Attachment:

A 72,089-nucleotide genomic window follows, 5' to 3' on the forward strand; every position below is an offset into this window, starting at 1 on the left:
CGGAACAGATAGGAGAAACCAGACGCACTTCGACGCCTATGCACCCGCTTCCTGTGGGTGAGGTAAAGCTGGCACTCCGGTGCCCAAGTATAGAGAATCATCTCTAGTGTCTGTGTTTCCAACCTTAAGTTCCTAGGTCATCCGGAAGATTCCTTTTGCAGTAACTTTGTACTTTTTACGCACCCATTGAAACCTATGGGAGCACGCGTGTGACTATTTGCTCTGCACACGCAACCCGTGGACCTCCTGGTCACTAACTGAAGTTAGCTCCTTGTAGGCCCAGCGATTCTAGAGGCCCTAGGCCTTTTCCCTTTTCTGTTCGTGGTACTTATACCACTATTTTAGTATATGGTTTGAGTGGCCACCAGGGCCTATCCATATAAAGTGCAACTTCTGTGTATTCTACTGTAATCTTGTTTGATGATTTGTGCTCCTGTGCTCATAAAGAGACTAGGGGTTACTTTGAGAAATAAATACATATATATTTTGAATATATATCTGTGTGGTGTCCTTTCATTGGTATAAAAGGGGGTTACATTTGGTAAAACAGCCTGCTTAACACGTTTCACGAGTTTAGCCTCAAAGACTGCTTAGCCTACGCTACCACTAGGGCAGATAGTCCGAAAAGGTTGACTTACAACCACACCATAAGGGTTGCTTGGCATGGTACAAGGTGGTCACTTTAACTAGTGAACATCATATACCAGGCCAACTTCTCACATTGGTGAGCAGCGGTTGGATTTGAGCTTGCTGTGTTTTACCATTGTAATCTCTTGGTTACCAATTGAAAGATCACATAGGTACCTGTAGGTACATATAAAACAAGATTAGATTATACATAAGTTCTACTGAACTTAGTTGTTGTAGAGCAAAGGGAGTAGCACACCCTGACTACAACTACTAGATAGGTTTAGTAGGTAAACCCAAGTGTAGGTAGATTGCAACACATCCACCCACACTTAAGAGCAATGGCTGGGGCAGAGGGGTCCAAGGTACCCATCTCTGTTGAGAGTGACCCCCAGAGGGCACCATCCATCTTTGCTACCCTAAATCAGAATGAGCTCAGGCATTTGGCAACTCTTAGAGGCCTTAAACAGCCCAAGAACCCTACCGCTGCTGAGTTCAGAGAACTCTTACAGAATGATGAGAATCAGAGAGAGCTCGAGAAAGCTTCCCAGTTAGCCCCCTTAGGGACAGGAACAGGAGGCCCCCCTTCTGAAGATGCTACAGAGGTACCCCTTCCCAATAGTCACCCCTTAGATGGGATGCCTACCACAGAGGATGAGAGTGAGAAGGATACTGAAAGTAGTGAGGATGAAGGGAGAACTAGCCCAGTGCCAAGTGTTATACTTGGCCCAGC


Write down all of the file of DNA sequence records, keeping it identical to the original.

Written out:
A 72,089-nucleotide genomic window follows, 5' to 3' on the forward strand; every position below is an offset into this window, starting at 1 on the left:
CGGAACAGATAGGAGAAACCAGACGCACTTCGACGCCTATGCACCCGCTTCCTGTGGGTGAGGTAAAGCTGGCACTCCGGTGCCCAAGTATAGAGAATCATCTCTAGTGTCTGTGTTTCCAACCTTAAGTTCCTAGGTCATCCGGAAGATTCCTTTTGCAGTAACTTTGTACTTTTTACGCACCCATTGAAACCTATGGGAGCACGCGTGTGACTATTTGCTCTGCACACGCAACCCGTGGACCTCCTGGTCACTAACTGAAGTTAGCTCCTTGTAGGCCCAGCGATTCTAGAGGCCCTAGGCCTTTTCCCTTTTCTGTTCGTGGTACTTATACCACTATTTTAGTATATGGTTTGAGTGGCCACCAGGGCCTATCCATATAAAGTGCAACTTCTGTGTATTCTACTGTAATCTTGTTTGATGATTTGTGCTCCTGTGCTCATAAAGAGACTAGGGGTTACTTTGAGAAATAAATACATATATATTTTGAATATATATCTGTGTGGTGTCCTTTCATTGGTATAAAAGGGGGTTACATTTGGTAAAACAGCCTGCTTAACACGTTTCACGAGTTTAGCCTCAAAGACTGCTTAGCCTACGCTACCACTAGGGCAGATAGTCCGAAAAGGTTGACTTACAACCACACCATAAGGGTTGCTTGGCATGGTACAAGGTGGTCACTTTAACTAGTGAACATCATATACCAGGCCAACTTCTCACATTGGTGAGCAGCGGTTGGATTTGAGCTTGCTGTGTTTTACCATTGTAATCTCTTGGTTACCAATTGAAAGATCACATAGGTACCTGTAGGTACATATAAAACAAGATTAGATTATACATAAGTTCTACTGAACTTAGTTGTTGTAGAGCAAAGGGAGTAGCACACCCTGACTACAACTACTAGATAGGTTTAGTAGGTAAACCCAAGTGTAGGTAGATTGCAACACATCCACCCACACTTAAGAGCAATGGCTGGGGCAGAGGGGTCCAAGGTACCCATCTCTGTTGAGAGTGACCCCCAGAGGGCACCATCCATCTTTGCTACCCTAAATCAGAATGAGCTCAGGCATTTGGCAACTCTTAGAGGCCTTAAACAGCCCAAGAACCCTACCGCTGCTGAGTTCAGAGAACTCTTACAGAATGATGAGAATCAGAGAGAGCTCGAGAAAGCTTCCCAGTTAGCCCCCTTAGGGACAGGAACAGGAGGCCCCCCTTCTGAAGATGCTACAGAGGTACCCCTTCCCAATAGTCACCCCTTAGATGGGATGCCTACCACAGAGGATGAGAGTGAGAAGGATACTGAAAGTAGTGAGGATGAAGGGAGAACTAGCCCAGTGCCAAGTGTTATACTTGGCCCAGC